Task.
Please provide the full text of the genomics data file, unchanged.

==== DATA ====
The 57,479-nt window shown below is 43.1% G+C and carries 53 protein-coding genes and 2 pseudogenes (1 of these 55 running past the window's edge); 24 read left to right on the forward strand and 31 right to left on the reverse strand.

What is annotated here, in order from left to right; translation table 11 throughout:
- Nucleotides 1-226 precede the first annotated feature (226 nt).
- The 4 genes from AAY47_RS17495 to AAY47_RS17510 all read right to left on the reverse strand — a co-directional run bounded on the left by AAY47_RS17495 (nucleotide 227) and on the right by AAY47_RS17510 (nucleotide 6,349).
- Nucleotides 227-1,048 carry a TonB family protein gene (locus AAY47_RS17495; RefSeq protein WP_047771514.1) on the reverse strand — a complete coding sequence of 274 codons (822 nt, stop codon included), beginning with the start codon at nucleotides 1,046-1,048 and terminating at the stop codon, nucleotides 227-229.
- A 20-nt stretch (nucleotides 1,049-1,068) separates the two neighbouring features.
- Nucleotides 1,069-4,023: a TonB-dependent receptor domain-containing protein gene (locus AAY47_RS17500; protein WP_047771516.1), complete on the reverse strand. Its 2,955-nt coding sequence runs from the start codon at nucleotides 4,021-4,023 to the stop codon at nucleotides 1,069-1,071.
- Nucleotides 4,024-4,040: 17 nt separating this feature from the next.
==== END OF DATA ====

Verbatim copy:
The 57,479-nt window shown below is 43.1% G+C and carries 53 protein-coding genes and 2 pseudogenes (1 of these 55 running past the window's edge); 24 read left to right on the forward strand and 31 right to left on the reverse strand.

What is annotated here, in order from left to right; translation table 11 throughout:
- Nucleotides 1-226 precede the first annotated feature (226 nt).
- The 4 genes from AAY47_RS17495 to AAY47_RS17510 all read right to left on the reverse strand — a co-directional run bounded on the left by AAY47_RS17495 (nucleotide 227) and on the right by AAY47_RS17510 (nucleotide 6,349).
- Nucleotides 227-1,048 carry a TonB family protein gene (locus AAY47_RS17495; RefSeq protein WP_047771514.1) on the reverse strand — a complete coding sequence of 274 codons (822 nt, stop codon included), beginning with the start codon at nucleotides 1,046-1,048 and terminating at the stop codon, nucleotides 227-229.
- A 20-nt stretch (nucleotides 1,049-1,068) separates the two neighbouring features.
- Nucleotides 1,069-4,023: a TonB-dependent receptor domain-containing protein gene (locus AAY47_RS17500; protein WP_047771516.1), complete on the reverse strand. Its 2,955-nt coding sequence runs from the start codon at nucleotides 4,021-4,023 to the stop codon at nucleotides 1,069-1,071.
- Nucleotides 4,024-4,040: 17 nt separating this feature from the next.